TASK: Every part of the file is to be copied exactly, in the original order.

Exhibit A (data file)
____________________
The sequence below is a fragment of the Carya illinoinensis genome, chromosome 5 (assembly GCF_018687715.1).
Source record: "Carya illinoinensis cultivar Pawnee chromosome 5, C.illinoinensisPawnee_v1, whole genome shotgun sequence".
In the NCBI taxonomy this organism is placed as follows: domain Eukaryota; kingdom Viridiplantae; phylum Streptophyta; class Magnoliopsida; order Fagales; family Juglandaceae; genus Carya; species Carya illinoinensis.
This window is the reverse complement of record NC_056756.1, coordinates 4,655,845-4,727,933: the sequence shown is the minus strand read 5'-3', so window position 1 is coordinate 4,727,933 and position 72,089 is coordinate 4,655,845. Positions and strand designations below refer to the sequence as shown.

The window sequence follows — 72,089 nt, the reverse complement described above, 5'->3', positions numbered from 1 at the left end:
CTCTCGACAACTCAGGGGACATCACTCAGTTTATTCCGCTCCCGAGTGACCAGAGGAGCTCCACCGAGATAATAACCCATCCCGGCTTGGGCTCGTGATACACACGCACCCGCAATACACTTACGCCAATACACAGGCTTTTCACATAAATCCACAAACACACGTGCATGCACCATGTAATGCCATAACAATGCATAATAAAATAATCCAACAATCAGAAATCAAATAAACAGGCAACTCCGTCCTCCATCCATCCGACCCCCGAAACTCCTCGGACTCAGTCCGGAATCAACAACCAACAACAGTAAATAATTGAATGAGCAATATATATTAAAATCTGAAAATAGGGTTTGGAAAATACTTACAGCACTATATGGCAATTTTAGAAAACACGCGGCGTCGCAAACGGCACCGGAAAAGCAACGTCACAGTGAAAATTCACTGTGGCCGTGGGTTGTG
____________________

The sequence below is a fragment of the Carya illinoinensis genome, chromosome 5 (assembly GCF_018687715.1).
Source record: "Carya illinoinensis cultivar Pawnee chromosome 5, C.illinoinensisPawnee_v1, whole genome shotgun sequence".
In the NCBI taxonomy this organism is placed as follows: domain Eukaryota; kingdom Viridiplantae; phylum Streptophyta; class Magnoliopsida; order Fagales; family Juglandaceae; genus Carya; species Carya illinoinensis.
This window is the reverse complement of record NC_056756.1, coordinates 4,655,845-4,727,933: the sequence shown is the minus strand read 5'-3', so window position 1 is coordinate 4,727,933 and position 72,089 is coordinate 4,655,845. Positions and strand designations below refer to the sequence as shown.

The window sequence follows — 72,089 nt, the reverse complement described above, 5'->3', positions numbered from 1 at the left end:
CTCTCGACAACTCAGGGGACATCACTCAGTTTATTCCGCTCCCGAGTGACCAGAGGAGCTCCACCGAGATAATAACCCATCCCGGCTTGGGCTCGTGATACACACGCACCCGCAATACACTTACGCCAATACACAGGCTTTTCACATAAATCCACAAACACACGTGCATGCACCATGTAATGCCATAACAATGCATAATAAAATAATCCAACAATCAGAAATCAAATAAACAGGCAACTCCGTCCTCCATCCATCCGACCCCCGAAACTCCTCGGACTCAGTCCGGAATCAACAACCAACAACAGTAAATAATTGAATGAGCAATATATATTAAAATCTGAAAATAGGGTTTGGAAAATACTTACAGCACTATATGGCAATTTTAGAAAACACGCGGCGTCGCAAACGGCACCGGAAAAGCAACGTCACAGTGAAAATTCACTGTGGCCGTGGGTTGTG